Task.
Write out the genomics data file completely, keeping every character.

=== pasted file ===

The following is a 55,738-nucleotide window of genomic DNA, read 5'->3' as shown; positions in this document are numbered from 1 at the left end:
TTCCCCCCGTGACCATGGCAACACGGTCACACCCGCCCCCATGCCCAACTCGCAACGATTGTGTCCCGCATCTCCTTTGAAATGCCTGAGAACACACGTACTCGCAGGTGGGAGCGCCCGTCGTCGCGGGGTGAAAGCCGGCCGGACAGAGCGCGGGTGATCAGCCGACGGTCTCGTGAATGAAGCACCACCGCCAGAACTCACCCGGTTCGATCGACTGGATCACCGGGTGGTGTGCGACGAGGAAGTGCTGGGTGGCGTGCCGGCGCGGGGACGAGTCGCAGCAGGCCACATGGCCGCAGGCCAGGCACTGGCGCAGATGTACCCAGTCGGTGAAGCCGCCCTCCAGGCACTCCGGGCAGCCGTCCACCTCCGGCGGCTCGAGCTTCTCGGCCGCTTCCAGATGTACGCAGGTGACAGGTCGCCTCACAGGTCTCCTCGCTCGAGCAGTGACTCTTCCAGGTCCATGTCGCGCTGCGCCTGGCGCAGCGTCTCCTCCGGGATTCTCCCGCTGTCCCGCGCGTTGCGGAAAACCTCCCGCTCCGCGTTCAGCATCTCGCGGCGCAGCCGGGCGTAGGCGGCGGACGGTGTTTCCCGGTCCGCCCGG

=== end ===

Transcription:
The following is a 55,738-nucleotide window of genomic DNA, read 5'->3' as shown; positions in this document are numbered from 1 at the left end:
TTCCCCCCGTGACCATGGCAACACGGTCACACCCGCCCCCATGCCCAACTCGCAACGATTGTGTCCCGCATCTCCTTTGAAATGCCTGAGAACACACGTACTCGCAGGTGGGAGCGCCCGTCGTCGCGGGGTGAAAGCCGGCCGGACAGAGCGCGGGTGATCAGCCGACGGTCTCGTGAATGAAGCACCACCGCCAGAACTCACCCGGTTCGATCGACTGGATCACCGGGTGGTGTGCGACGAGGAAGTGCTGGGTGGCGTGCCGGCGCGGGGACGAGTCGCAGCAGGCCACATGGCCGCAGGCCAGGCACTGGCGCAGATGTACCCAGTCGGTGAAGCCGCCCTCCAGGCACTCCGGGCAGCCGTCCACCTCCGGCGGCTCGAGCTTCTCGGCCGCTTCCAGATGTACGCAGGTGACAGGTCGCCTCACAGGTCTCCTCGCTCGAGCAGTGACTCTTCCAGGTCCATGTCGCGCTGCGCCTGGCGCAGCGTCTCCTCCGGGATTCTCCCGCTGTCCCGCGCGTTGCGGAAAACCTCCCGCTCCGCGTTCAGCATCTCGCGGCGCAGCCGGGCGTAGGCGGCGGACGGTGTTTCCCGGTCCGCCCGG